In short, you should play "No Russian" just once. Succeed (get to the end) or fail (take too many hits, fire on your "allies"), the outcome should be the same. But this would allow the player to express themselves if they felt as Anthony Burch did, and simply couldn't watch the atrocity anymore. It would set it apart as something different, asking you to sit up and pay attention.

Unlike other media, games are a conversation, their systems the lingua franca. But in the case of "No Russian," there is only the lecturing schoolmarm, wrapping the player's knuckles when they dare speak up. This isn't even about emergent vs. authorial or anything like that. It's about recognizing that games are interactive systems and they are far, far more powerful when they exploit this.

Beyond the other problems with "No Russian" (and they are myriad), this scene is a squandered opportunity to demonstrate to the likely tens of millions of players what more interactive meaning looks like. Instead, it's just another level where you shoot some dudes to get to the end and at the beginning, there's a horrific cutscene. I won't make hyperbolic claims about it being the worst thing I've ever seen. But given the reach Infinity Ward has with Modern Warfare 2, it's a shame they opted for a shocking but shallow moment instead of utilizing the unique strengths of interactive systems and creating something truly memorable.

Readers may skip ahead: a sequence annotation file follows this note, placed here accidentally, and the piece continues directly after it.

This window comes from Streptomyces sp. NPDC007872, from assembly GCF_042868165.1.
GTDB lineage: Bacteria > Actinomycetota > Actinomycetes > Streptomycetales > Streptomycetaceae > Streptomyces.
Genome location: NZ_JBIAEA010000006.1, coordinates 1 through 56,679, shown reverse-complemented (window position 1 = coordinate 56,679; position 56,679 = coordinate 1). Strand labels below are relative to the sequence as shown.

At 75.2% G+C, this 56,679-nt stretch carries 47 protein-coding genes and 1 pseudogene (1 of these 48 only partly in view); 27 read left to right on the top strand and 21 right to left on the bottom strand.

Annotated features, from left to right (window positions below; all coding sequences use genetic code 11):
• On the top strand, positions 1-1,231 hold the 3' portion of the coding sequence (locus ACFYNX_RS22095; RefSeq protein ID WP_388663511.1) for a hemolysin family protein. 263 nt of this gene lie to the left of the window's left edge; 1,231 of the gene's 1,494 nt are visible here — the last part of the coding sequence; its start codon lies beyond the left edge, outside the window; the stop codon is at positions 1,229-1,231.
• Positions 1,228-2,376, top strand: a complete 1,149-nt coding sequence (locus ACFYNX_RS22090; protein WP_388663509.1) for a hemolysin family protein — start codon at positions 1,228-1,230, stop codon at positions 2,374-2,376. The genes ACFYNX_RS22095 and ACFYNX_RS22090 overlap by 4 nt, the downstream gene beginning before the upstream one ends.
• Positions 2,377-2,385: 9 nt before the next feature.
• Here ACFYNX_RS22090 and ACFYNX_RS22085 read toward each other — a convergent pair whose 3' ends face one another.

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7 Comments:

Blogger Jorge Albor said...

I must admit, I'm beginning to think I'm going crazy. Similar to the nuclear blast scene from the first MW, I felt the scene did recognize the interactive nature of the medium and took away your options specifically to exploit our expectations that guns can save the day. That isn't to forgive IW of their plot wholes though.

November 17, 2009 at 11:09 AM  
Blogger Nels Anderson said...

@Jorge Heh, glad you said something. I couldn't bring myself to blatantly self-promote by linking this in a comment on your site ;)

FWIW, I didn't really find the nuke scene in MW1 that affecting either. It was definitely interesting, but both of these scene hinge on player maintaining a massive cognitive dissonance about what death means. You can (and likely will) die dozens in times in MW1 before you get to die "for real" from radiation.